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Craft/Work

No Worries? New Art From Australia
John Quin , July 6th, 2019 10:08

John Quin checks out a large survey of contemporary work on show in Sydney

Sandra Selig, One Rotation 2019, charcoal on existing wall, digital audio recording, 340 x 3,187.9 cm. Courtesy the artist, Milani Gallery, Brisbane, and Sarah Cottier Gallery, Sydney © the artist. Photo: AGNSW, Diana Panuccio

A woman removes her shoes and then clambers with care onto a platform. She lowers herself flat and places both hands to grip the edge of a makeshift stage. Looking up at the audience taking photographs of her she opens her mouth in fake panic. Behind her a large screen shows an aerial shot of a busy city street, seemingly far below.

This is a work by Nat Thomas, a Melbourne-based artist, called Postcards from the Edge (2019), that references a scene from the 1989 movie of the same name based on the book by actress Carrie Fisher. Thomas is one of more than sixty artists shown here in The National 2019: New Australian Art, a three-venue roundup of current practice from the continent. We may be tempted to read Thomas’ contribution as a metaphor for Australia’s position in the contemporary art world: insecure, a persistent worrier suffering from a high anxiety panic that the country is too distanced from received notions as to where the current centres of artistic innovation might exist; scared that local ideas might fall flat in the rush and crush of faster, flashier, cultural traffic. But such a reading would be overly pessimistic; there is plenty of ripper work here.

Art by indigenous peoples is generously represented and some of it subverts clichéd expectations of deep spiritual import. There are the canvases of Kaylene Whiskey, for example, an artist who works in a remote region of South Australia, that depicts faux naïf images of American stars like Dolly Parton and Cher thus pithily – and amusingly – commenting on the impact of popular culture on her isolated community. Whilst celebrating the glories of Western pop music, Whiskey is alert to the downside of life on the other side of the Pacific: she warns of the risks of diabetes from drinking sugary soft drinks – a real health issue for her people.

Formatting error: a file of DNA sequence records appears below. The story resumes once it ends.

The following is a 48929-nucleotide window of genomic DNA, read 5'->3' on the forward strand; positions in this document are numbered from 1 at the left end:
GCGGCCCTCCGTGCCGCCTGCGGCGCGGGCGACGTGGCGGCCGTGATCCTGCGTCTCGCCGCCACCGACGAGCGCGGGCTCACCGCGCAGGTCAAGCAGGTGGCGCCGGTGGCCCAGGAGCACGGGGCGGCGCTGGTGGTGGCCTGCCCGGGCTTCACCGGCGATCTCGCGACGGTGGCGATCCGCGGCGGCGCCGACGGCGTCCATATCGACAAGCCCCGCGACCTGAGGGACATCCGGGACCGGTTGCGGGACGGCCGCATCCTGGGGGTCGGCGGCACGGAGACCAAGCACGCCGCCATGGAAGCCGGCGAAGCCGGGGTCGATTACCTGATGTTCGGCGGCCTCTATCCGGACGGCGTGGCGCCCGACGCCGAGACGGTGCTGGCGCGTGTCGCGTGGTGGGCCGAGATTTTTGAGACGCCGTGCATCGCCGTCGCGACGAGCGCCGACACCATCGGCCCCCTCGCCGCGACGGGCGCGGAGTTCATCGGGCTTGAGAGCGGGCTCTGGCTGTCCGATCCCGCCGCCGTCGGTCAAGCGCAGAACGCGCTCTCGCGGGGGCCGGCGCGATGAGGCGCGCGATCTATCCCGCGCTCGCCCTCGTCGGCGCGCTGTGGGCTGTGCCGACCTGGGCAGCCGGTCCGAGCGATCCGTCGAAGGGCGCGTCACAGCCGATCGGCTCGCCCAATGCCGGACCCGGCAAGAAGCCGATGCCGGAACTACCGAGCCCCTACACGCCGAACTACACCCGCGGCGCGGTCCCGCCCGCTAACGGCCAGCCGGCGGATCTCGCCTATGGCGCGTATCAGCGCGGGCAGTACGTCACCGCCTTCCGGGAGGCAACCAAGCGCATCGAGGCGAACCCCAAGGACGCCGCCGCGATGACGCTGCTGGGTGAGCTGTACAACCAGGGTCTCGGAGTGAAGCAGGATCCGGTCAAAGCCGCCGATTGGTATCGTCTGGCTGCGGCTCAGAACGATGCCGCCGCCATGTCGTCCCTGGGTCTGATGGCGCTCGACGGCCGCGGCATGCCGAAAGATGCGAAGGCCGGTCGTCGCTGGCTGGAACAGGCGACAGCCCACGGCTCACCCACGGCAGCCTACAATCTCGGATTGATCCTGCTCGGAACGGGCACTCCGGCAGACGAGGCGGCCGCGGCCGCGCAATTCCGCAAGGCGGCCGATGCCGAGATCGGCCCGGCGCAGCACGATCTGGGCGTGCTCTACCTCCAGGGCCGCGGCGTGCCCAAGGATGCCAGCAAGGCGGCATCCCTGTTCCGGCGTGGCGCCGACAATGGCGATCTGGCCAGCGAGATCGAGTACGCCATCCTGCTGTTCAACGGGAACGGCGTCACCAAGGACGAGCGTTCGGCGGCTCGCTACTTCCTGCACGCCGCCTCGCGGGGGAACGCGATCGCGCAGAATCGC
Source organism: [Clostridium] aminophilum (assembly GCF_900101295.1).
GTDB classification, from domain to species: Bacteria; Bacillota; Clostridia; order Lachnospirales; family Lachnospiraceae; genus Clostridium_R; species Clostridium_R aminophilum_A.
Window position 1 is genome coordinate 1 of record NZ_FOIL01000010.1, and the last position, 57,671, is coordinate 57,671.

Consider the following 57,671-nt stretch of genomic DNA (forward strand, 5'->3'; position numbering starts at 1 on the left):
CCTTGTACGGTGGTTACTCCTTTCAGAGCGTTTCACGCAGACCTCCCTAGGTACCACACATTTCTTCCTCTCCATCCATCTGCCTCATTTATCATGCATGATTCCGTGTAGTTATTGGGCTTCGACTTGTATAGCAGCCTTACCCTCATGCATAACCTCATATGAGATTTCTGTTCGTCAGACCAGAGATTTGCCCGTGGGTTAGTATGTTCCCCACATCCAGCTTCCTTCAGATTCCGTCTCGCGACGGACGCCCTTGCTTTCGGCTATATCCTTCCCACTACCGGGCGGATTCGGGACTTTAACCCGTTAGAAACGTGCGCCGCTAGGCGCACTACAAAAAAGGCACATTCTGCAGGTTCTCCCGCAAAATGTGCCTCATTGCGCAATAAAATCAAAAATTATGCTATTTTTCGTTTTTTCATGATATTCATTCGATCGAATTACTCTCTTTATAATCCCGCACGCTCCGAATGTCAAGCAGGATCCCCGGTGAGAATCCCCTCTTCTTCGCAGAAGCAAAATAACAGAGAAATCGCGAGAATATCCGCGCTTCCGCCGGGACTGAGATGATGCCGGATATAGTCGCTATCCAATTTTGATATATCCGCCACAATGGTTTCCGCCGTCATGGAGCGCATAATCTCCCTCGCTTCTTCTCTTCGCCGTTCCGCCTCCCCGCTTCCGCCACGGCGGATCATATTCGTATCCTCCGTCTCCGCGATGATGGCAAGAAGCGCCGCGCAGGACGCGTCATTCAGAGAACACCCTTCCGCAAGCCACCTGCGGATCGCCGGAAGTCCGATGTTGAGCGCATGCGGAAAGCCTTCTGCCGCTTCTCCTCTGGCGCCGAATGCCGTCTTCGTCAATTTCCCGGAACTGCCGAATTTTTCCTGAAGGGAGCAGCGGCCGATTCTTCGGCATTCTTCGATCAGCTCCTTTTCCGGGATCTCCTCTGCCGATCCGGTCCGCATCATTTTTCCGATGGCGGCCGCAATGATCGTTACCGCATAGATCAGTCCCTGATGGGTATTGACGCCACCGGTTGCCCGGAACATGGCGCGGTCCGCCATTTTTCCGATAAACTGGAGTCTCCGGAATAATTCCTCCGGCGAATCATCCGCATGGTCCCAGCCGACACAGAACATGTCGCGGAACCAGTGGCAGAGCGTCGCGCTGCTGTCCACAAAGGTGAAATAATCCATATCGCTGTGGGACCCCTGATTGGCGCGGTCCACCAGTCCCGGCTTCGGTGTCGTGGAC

Elsewhere we see works by Mumu Mike Williams, a more obviously political artist long active in the Land Rights movement. He paints on repurposed canvas mailbags, government property that he delights in appropriating. His work highlights the contradictions between national and Anangu law. Sally M. Nangala Mulda is another painter who adds text to her local scenes that outline the horrors of alcoholism and police oppression. There are more apparently blithe works by Daisy Japulija, Sonia Kurarra, Tjigila Nada Rawlins, and Ms Uhl of the Western Australian Mangkaja Arts collective; acrylics on Perspex hang vertically in the gallery space and are abstractions of great beauty worthy of a Helen Frankenthaler, each fecund with associations to the at-risk natural world.

Kaylene Whiskey, Installation view, The National 2019: New Australian Art, Museum of Contemporary Art Australia, Sydney Image courtesy the artist and Museum of Contemporary Art Australia © the artist Photograph: Jacquie Manning

Colour is big at The National. Australian artists do not have to look far to see it in the everyday. Eric Bridgeman’s assembly of multi-patterned shields, Sikiram/Büng/Scrum (2019), references traditional warrior protection but also, more prosaically, rugby jerseys. His mass of diamonds and stripes and parallelograms are as brash as a jinking flanker.